There’s nothing subtle about the dark drama “The Bridge,” premiering on FX tonight (July 10.) It tackles complex issues and insists that viewers at least ponder the crisis on the United States/Mexico border.
And it does that so incredibly well that days after watching, scenes linger, the message reverberating.
Set in El Paso, Texas, and Ciudad Juarez, Mexico, the show opens with a woman’s body left in the middle of the bridge. Each country could legally claim half the corpse. Early on it’s hideously apparent how accurate that is.
The surgically divided body is actually from two separate women. The top half was a judge from Texas, famous for her hard stance against immigrants. The bottom half was from, thus far, a nameless woman from Juarez.
Police from both countries investigate. Juarez Detective Marco Ruiz and El Paso Detective Sonya Cross (Demian Bichir, Oscar-nominated for “A Better Life,” and Diane Kruger, “Inglourious Basterds”) must work together.
For Bichir, who grew up in Mexico and became an American citizen, cooperation between the countries is critical.
“El Paso is considered the safest city in the United States, and Ciudad Juarez is one of the most dangerous in the world,” Bichir tells Zap2it. “They are only separated by a bridge, so just the fact that we are able to talk about the problems these two countries share is a very important issue. Nowadays everyone blames each other. When you are so close together you need to work together over every problem you have.”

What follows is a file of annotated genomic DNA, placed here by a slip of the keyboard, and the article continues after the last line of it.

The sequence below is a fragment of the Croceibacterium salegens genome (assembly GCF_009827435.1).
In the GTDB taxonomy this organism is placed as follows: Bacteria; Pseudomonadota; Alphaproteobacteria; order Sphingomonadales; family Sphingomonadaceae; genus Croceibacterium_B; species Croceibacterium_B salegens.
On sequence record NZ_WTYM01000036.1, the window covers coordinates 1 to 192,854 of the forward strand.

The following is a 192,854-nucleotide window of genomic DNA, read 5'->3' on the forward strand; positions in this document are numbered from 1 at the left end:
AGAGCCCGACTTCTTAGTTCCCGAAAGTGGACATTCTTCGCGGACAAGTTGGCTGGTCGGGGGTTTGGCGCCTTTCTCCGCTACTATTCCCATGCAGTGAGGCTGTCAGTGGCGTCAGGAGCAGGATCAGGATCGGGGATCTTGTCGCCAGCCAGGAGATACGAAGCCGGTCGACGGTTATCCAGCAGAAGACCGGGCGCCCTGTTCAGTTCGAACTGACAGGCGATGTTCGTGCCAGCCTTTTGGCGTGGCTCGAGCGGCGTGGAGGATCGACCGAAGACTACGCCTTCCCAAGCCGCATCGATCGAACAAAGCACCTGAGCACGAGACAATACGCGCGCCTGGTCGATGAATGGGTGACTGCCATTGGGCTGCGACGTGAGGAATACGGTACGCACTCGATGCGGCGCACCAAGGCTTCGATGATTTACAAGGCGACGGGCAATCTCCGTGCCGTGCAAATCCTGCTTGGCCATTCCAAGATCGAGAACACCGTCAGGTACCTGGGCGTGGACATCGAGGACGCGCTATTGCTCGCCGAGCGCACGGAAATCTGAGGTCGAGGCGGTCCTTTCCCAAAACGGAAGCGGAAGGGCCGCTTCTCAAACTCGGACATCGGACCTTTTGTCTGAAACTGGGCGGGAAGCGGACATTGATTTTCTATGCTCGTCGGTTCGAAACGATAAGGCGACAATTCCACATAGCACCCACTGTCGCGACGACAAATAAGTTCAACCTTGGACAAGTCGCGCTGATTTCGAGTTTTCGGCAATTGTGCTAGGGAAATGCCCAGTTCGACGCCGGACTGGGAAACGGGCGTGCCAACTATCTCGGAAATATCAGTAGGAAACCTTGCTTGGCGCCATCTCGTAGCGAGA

His character, Marco, appears very easygoing, especially contrasted with the harshness of Kruger’s Sonya. At first glance, viewers could mistake Sonya for just being mean.
That happens when you forbid an ambulance to pass through from Mexico to the United States, even though the patient in the ambulance is American and having a heart attack.
“Personally I am very fond of her,” Kruger says of her character. “She is socially awkward. I definitely thought she falls on [the] spectrum of Asperger’s.
“Her condition alone is very complex,” Kruger says. “Because it affects a lot of people, I am always wary when characters have a condition that they become a tic or comic relief and just something you put in every episode. I didn’t want it to be something that was an affectation.”
There’s a gritty realism to the series, which was adapted for American television from the international hit “Bron” about the bridge between Denmark and Sweden.
That realism is felt when Marco is away from Sonya and speaks Spanish.
“The fact that we use a lot of Spanish making this makes the whole thing real,” Bichir says.
“Me and my wife are Mexican characters from Juarez. Speaking English at home does not exist. Many other elements make this something you can feel that is real.”
“It is fiction,” he says, but “you can get trapped because of the sense of reality.”
The pilot does precisely what it should by laying the groundwork for the rest of the series: This case will continue to unfold. We have a strong idea of who Marco and Sonya are, and the first hour also carefully weaves in two other plotlines bound to be important.
A man kidnaps a woman off the streets of Ciudad Juarez. If anyone reported her missing, she would be added to the growing count of vanished women from Juarez. This man talks trash about women with a border patrol agent, and when he returns to his trailer in the states — essentially a prison on wheels — we glean insight into his life that makes him much more vital to the story than a random kidnapper.
And there’s an arrogant newspaperman who is put in the most dangerous position. Anyone who has worked with a guy like this understands why someone would want to take him out, though a bomb does seem like overkill. He, though, has the power to ask the questions. And the main question the unidentified voice on a message asks is: “Why is one dead white woman so much more important than so many across the bridge?”
It’s a question the series will attempt to answer, and if viewers are lucky, it will take several seasons to do so.